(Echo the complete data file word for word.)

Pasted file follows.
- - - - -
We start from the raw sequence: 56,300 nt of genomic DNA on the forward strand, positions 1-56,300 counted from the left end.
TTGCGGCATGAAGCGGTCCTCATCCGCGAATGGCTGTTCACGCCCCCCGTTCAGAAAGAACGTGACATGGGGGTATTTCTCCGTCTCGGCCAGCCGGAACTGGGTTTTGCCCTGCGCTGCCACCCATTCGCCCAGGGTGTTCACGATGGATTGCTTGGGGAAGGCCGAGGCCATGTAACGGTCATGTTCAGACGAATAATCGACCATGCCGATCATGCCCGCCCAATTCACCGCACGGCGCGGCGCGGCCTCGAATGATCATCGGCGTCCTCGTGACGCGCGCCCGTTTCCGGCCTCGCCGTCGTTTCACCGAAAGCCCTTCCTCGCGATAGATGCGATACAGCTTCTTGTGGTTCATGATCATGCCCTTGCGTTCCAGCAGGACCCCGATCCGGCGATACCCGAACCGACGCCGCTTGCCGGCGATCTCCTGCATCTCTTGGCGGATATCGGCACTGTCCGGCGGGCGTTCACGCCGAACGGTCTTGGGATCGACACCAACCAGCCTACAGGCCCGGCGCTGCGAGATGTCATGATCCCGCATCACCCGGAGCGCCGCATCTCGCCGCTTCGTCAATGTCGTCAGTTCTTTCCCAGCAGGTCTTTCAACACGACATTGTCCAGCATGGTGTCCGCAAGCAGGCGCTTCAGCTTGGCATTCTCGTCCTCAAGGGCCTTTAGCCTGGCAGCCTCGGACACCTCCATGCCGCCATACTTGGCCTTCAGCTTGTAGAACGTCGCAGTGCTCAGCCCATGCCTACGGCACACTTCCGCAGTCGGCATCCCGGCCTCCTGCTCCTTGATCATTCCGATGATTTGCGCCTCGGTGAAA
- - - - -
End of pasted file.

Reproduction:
We start from the raw sequence: 56,300 nt of genomic DNA on the forward strand, positions 1-56,300 counted from the left end.
TTGCGGCATGAAGCGGTCCTCATCCGCGAATGGCTGTTCACGCCCCCCGTTCAGAAAGAACGTGACATGGGGGTATTTCTCCGTCTCGGCCAGCCGGAACTGGGTTTTGCCCTGCGCTGCCACCCATTCGCCCAGGGTGTTCACGATGGATTGCTTGGGGAAGGCCGAGGCCATGTAACGGTCATGTTCAGACGAATAATCGACCATGCCGATCATGCCCGCCCAATTCACCGCACGGCGCGGCGCGGCCTCGAATGATCATCGGCGTCCTCGTGACGCGCGCCCGTTTCCGGCCTCGCCGTCGTTTCACCGAAAGCCCTTCCTCGCGATAGATGCGATACAGCTTCTTGTGGTTCATGATCATGCCCTTGCGTTCCAGCAGGACCCCGATCCGGCGATACCCGAACCGACGCCGCTTGCCGGCGATCTCCTGCATCTCTTGGCGGATATCGGCACTGTCCGGCGGGCGTTCACGCCGAACGGTCTTGGGATCGACACCAACCAGCCTACAGGCCCGGCGCTGCGAGATGTCATGATCCCGCATCACCCGGAGCGCCGCATCTCGCCGCTTCGTCAATGTCGTCAGTTCTTTCCCAGCAGGTCTTTCAACACGACATTGTCCAGCATGGTGTCCGCAAGCAGGCGCTTCAGCTTGGCATTCTCGTCCTCAAGGGCCTTTAGCCTGGCAGCCTCGGACACCTCCATGCCGCCATACTTGGCCTTCAGCTTGTAGAACGTCGCAGTGCTCAGCCCATGCCTACGGCACACTTCCGCAGTCGGCATCCCGGCCTCCTGCTCCTTGATCATTCCGATGATTTGCGCCTCGGTGAAA